From Tampa to Palm Beach County and throughout the nation, a sophisticated scam is occurring which is encouraging people to purchase tickets to a hot air balloon festival the doesn’t actual exist and will never take place. The scammers fraudulently use the name of real hot air balloon companies, adventure tour companies and real locations in order to deceive unsuspecting consumers who simply wanted to book a fun day for the family.
What to do if you have been scammed
Scammers can be very convincing. They call, email, and send us text messages trying to get our money or sensitive personal information — like our Social Security or account numbers. And they’re good at what they do. Here’s what to do if you paid someone you think is a scammer or gave them your personal information or access to your computer or phone. If you paid a scammer, your money might be gone already. No matter how you paid, it’s always worth asking the company you used to send the money if there’s a way to get it back.
If You Paid a Scammer
Did you pay with a credit card or debit card?
Did a scammer make an unauthorized transfer from your bank account?
Contact your bank and tell them it was an unauthorized debit or withdrawal. Ask them to reverse the transaction and give you your money back.
Did you pay with a gift card?
Contact the company that issued the gift card. Tell them it was used in a scam and ask them to refund your money. Keep the gift card itself, and the gift card receipt.
Did you send a wire transfer through a company like Western Union or MoneyGram?
Contact the wire transfer company. Tell them it was a fraudulent transfer. Ask them to reverse the wire transfer and give you your money back.
Did you send a wire transfer through your bank?
Contact your bank and report the fraudulent transfer. Ask them to reverse the wire transfer and give you your money back.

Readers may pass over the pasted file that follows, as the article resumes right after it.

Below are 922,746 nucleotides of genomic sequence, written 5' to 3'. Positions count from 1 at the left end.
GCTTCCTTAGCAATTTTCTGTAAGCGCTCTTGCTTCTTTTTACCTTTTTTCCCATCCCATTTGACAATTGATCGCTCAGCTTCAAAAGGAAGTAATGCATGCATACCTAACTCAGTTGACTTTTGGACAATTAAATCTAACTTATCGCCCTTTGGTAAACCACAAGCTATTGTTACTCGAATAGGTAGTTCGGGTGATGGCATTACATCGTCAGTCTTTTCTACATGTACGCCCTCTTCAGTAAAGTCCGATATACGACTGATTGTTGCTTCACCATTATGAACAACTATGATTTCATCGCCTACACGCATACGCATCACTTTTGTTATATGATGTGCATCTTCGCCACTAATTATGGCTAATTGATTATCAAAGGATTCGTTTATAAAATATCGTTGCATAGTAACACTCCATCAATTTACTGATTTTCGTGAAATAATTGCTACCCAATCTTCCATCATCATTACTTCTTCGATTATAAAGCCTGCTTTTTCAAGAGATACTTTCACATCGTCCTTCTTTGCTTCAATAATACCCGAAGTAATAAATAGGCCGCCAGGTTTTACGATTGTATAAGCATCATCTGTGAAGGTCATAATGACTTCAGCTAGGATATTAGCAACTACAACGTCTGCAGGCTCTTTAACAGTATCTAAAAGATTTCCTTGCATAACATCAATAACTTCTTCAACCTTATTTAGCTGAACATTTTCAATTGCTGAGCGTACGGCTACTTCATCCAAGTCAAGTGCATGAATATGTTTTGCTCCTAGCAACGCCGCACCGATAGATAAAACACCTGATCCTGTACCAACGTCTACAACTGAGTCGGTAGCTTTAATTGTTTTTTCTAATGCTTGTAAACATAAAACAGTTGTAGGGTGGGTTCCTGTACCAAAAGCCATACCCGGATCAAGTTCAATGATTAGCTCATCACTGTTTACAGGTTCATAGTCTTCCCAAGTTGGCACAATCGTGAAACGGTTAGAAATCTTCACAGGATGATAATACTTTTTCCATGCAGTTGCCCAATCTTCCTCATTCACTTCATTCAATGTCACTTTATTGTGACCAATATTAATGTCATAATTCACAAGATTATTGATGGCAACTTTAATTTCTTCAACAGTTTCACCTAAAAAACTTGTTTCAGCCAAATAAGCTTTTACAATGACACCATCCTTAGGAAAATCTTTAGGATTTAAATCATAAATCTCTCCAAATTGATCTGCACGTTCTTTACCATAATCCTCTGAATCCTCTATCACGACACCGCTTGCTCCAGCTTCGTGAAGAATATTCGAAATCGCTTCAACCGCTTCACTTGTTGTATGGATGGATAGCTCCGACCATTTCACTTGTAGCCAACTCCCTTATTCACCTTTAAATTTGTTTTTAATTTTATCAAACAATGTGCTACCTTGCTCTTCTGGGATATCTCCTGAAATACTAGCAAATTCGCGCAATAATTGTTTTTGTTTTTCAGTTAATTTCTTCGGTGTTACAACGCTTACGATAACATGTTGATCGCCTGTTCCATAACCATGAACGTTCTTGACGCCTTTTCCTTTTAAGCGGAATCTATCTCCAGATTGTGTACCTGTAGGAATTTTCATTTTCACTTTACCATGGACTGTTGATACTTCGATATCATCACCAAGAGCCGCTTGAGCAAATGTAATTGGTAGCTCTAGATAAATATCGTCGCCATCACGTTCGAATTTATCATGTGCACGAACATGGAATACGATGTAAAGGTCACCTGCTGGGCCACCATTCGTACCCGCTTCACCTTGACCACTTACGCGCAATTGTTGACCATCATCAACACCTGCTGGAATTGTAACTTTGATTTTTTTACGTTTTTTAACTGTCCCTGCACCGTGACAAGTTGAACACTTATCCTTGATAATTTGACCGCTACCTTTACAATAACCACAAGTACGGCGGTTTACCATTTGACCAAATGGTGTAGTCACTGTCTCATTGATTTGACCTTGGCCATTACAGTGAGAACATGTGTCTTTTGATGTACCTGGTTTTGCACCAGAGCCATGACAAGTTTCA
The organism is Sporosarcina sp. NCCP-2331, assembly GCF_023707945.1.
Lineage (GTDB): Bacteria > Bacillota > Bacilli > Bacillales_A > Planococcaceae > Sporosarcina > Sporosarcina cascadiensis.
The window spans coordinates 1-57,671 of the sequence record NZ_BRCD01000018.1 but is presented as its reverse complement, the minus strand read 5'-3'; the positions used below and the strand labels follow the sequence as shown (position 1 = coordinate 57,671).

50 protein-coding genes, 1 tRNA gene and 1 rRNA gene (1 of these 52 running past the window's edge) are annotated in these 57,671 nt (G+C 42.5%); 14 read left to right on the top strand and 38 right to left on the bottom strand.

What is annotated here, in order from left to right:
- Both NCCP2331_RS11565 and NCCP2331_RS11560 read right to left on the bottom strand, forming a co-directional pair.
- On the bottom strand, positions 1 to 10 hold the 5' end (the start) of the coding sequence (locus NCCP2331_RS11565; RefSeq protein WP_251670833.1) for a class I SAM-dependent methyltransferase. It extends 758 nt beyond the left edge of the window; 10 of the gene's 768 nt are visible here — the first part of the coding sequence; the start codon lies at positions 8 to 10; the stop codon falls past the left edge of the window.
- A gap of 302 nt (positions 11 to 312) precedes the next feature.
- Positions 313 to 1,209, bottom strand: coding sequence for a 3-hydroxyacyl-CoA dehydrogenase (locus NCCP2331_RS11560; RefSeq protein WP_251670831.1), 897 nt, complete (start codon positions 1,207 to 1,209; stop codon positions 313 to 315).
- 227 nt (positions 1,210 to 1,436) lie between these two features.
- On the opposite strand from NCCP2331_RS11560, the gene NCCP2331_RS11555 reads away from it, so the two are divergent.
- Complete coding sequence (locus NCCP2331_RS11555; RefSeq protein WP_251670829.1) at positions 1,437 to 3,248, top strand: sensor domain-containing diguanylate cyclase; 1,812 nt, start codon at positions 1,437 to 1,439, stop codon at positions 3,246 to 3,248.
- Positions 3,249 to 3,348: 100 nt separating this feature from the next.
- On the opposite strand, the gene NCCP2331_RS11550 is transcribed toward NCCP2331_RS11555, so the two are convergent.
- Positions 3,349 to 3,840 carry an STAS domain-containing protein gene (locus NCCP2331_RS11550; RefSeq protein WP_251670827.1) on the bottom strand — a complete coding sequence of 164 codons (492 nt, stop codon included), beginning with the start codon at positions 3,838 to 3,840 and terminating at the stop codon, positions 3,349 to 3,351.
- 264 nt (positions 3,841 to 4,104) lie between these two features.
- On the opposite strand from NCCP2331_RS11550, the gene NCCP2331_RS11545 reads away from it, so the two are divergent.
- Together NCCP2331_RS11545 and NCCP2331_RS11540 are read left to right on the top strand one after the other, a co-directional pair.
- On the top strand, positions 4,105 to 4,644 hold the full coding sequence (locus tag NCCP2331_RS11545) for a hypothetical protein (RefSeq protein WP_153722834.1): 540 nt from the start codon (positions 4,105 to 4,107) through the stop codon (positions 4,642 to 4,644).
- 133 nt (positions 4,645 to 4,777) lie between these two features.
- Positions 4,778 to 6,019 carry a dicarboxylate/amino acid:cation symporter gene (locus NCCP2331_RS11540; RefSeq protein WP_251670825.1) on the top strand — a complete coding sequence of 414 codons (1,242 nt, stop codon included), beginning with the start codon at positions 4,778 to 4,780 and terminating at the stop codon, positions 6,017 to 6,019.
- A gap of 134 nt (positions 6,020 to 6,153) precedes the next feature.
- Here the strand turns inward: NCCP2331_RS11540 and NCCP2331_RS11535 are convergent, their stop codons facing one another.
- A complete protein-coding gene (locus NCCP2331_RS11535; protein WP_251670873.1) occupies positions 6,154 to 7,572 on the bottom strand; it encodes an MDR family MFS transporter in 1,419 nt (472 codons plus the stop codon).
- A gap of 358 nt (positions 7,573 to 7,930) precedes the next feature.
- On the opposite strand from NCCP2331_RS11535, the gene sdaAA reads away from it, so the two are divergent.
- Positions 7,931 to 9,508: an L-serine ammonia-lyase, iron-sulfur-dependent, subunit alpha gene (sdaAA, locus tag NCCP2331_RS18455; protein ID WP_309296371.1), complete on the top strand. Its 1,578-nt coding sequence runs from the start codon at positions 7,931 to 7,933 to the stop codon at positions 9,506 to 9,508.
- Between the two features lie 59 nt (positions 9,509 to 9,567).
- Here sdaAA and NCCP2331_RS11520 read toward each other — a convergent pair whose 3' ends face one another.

Did you send money through a money transfer app?
Report the fraudulent transaction to the company behind the money transfer app and ask them to reverse the payment. If you linked the app to a credit card or debit card, report the fraud to your credit card company or bank. Ask them to reverse the charge.
Did you pay with cryptocurrency?
Cryptocurrency payments typically are not reversible. Once you pay with cryptocurrency, you can only get your money back if the person you paid sends it back. But contact the company you used to send the money and tell them it was a fraudulent transaction. Ask them to reverse the transaction, if possible.
Did you send cash?
If you sent cash by U.S. mail, contact the U.S. Postal Inspection Service at 877-876-2455 and ask them to intercept the package. To learn more about this process, visit USPS Package Intercept: The Basics.
If you used another delivery service, contact them as soon as possible.
If You Gave a Scammer Your Personal Information
Did you give a scammer your Social Security number?
Go to IdentityTheft.gov to see what steps to take, including how to monitor your credit.
Did you give a scammer your username and password?
Create a new, strong password. If you use the same password anywhere else, change it there, too.
If a Scammer Has Access to Your Computer or Phone
Does a scammer have remote access to your computer?
Did a scammer take control of your cell phone number and account?
Contact your service provider to take back control of your phone number. Once you do, change your account password.
Also check your credit card, bank, and other financial accounts for unauthorized charges or changes. If you see any, report them to the company or institution. Then go to IdentityTheft.gov to see what steps you should take.
Report a Scam to the FTC
When you report a scam, the FTC can use the information to build cases against scammers, spot trends, educate the public, and share data about what is happening in your community. If you experienced a scam — or even spotted one, report it to the FTC at ReportFraud.ftc.gov.